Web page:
Today it is indisputable that climate change has aggravated security challenges, particularly in the Sahel.  Nearly half of Africa’s population of 1.3 billion are under the age of 15.  Education, training and job opportunities for this generation must be central to any development strategy.  As we saw most recently in Sudan, women and young people are key builders of peaceful societies.  I urge you to work with them and for them far more effectively.

When prevention fails, the United Nations works with our partners to reduce suffering, resolve conflicts and build sustainable peace.  We strongly support the African Union’s “Silence the Guns 2020” initiative as a basis for advancing peace and security and offering a safer and better future.  I commend the Security Council for its resolution on this initiative, and for emphasizing the role of young people.

Our enhanced strategic partnership with the African Union on peace and security is based on the Joint Framework Agreement of 2017.  It was demonstrated again in February when this Council unanimously adopted resolution 2457 (2019) on steps towards ending conflict in Africa through enhanced international cooperation and partnership.

Our largest peacekeeping missions are on the African continent and more than 80,000 peacekeepers serve there.  Africa is now the largest troop-contributing region.  We owe these Blue Helmets our strong and united support, through robust funding and strong mandates.  I commend this Council’s cooperation with the African Union, including with the African Union’s Peace and Security Council.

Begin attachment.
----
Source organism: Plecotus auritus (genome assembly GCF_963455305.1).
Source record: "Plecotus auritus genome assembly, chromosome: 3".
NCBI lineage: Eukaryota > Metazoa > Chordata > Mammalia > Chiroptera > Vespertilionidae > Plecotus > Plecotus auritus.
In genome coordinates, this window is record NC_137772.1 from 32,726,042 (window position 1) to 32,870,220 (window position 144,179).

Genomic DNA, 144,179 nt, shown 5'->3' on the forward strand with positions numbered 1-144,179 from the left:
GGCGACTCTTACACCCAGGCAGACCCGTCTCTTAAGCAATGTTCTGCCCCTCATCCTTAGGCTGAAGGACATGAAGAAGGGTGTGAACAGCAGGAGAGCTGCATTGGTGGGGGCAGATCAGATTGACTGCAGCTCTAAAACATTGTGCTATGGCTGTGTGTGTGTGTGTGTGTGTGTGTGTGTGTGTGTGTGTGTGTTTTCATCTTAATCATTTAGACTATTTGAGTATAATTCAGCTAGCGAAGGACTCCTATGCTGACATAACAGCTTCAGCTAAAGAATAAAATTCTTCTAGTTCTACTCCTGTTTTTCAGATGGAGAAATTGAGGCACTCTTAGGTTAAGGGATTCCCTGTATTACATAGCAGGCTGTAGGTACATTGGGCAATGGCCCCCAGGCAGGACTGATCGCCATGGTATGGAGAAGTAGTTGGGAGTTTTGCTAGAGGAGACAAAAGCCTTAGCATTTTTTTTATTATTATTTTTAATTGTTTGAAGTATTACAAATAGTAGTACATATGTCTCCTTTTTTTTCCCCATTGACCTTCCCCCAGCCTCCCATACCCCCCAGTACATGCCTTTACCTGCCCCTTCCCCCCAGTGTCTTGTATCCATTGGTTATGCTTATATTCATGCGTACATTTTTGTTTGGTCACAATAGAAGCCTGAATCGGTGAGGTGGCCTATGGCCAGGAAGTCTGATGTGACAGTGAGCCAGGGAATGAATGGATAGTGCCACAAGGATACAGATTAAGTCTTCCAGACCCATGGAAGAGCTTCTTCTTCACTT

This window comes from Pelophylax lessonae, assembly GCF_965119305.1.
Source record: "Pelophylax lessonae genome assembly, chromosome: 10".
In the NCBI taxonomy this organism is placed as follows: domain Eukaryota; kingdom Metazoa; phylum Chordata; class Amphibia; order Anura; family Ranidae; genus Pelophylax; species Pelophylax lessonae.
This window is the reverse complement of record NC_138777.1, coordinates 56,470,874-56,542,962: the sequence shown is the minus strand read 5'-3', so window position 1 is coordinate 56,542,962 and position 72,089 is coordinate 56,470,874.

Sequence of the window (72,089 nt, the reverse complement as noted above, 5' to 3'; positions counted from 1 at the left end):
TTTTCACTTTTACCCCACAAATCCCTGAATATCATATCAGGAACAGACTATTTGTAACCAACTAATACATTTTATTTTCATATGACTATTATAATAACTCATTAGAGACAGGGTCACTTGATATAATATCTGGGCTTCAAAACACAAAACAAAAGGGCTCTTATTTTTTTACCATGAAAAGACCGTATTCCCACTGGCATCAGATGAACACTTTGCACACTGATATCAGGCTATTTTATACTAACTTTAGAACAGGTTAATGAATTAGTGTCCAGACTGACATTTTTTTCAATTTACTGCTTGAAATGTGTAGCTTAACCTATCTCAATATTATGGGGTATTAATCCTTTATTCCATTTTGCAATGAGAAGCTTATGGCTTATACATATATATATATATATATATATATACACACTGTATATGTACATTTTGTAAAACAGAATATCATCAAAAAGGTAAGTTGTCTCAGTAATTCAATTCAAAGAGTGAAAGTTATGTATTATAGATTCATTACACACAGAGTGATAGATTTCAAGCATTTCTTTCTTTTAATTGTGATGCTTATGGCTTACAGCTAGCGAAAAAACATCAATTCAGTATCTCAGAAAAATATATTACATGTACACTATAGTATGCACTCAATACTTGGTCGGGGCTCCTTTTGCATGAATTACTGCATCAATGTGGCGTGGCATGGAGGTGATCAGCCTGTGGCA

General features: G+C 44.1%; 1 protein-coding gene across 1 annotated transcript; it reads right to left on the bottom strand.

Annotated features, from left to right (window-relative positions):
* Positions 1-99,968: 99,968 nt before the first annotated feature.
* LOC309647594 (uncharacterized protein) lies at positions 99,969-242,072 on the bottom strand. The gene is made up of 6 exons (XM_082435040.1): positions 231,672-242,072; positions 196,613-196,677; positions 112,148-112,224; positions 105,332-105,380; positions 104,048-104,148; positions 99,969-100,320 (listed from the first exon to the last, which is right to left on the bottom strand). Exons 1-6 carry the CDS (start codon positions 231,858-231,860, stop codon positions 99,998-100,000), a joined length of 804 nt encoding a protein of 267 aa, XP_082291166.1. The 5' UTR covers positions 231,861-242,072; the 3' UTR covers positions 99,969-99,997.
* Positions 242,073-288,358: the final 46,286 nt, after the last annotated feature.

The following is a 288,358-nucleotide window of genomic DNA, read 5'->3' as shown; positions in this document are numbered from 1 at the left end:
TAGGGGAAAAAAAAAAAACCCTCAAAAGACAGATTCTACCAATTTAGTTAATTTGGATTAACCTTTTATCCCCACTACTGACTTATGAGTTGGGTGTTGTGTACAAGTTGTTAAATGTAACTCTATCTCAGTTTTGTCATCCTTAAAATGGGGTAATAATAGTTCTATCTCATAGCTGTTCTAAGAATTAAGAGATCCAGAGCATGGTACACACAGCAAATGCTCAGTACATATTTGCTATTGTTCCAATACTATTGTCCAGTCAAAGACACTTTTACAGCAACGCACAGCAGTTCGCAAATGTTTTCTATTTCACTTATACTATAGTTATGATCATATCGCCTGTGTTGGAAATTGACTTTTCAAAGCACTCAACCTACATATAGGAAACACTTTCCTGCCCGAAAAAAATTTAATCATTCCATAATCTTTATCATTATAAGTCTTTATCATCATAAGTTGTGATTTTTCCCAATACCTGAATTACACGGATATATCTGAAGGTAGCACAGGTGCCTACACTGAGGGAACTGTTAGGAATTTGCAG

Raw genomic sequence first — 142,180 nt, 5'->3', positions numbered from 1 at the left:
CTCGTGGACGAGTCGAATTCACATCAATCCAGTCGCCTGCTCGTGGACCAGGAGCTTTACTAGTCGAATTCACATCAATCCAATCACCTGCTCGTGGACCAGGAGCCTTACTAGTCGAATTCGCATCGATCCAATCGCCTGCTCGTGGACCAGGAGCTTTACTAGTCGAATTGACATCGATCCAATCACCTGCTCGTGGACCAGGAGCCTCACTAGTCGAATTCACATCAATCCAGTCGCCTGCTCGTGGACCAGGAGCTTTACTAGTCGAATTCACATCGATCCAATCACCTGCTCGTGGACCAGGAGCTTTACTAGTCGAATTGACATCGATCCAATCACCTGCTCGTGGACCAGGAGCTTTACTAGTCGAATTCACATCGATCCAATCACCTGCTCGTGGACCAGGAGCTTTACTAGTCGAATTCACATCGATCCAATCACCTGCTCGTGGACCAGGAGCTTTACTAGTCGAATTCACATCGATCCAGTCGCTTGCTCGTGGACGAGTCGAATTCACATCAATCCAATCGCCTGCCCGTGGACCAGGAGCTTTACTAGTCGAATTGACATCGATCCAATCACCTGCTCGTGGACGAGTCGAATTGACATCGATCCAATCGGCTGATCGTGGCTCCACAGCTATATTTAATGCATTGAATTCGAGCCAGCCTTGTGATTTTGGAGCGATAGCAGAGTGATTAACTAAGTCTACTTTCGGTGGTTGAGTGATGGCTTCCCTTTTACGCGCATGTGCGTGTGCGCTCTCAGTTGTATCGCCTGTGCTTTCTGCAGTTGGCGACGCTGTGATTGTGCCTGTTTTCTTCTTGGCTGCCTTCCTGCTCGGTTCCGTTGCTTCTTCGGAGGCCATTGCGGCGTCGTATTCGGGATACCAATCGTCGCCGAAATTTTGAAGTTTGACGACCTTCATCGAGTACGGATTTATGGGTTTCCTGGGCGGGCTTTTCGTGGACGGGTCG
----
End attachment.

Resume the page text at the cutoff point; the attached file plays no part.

Across the continent, the United Nations is working in steadfast and close cooperation with the African Union and African subregional organizations to prevent and resolve conflicts.  The Central African Republic is just one example.  The United Nations, the African Union and others are cooperating in support of the historic agreement reached in February to end violence against civilians, strengthen the extension of State authority and bring social and economic development to this conflict-ravaged country.

Conflict prevention is difficult to quantify and may not make news.  But no news is good news for the people we serve.  Prevention brings enormous rewards.  Conflict prevention and resolution depend on the engagement of the parties involved.  Beyond that, they require a united international position and a commitment to shared goals.  This Council’s strong engagement in prevention efforts on the African continent, in collaboration with regional and subregional partners, is needed and appreciated more than ever.  Thank you.

Related posts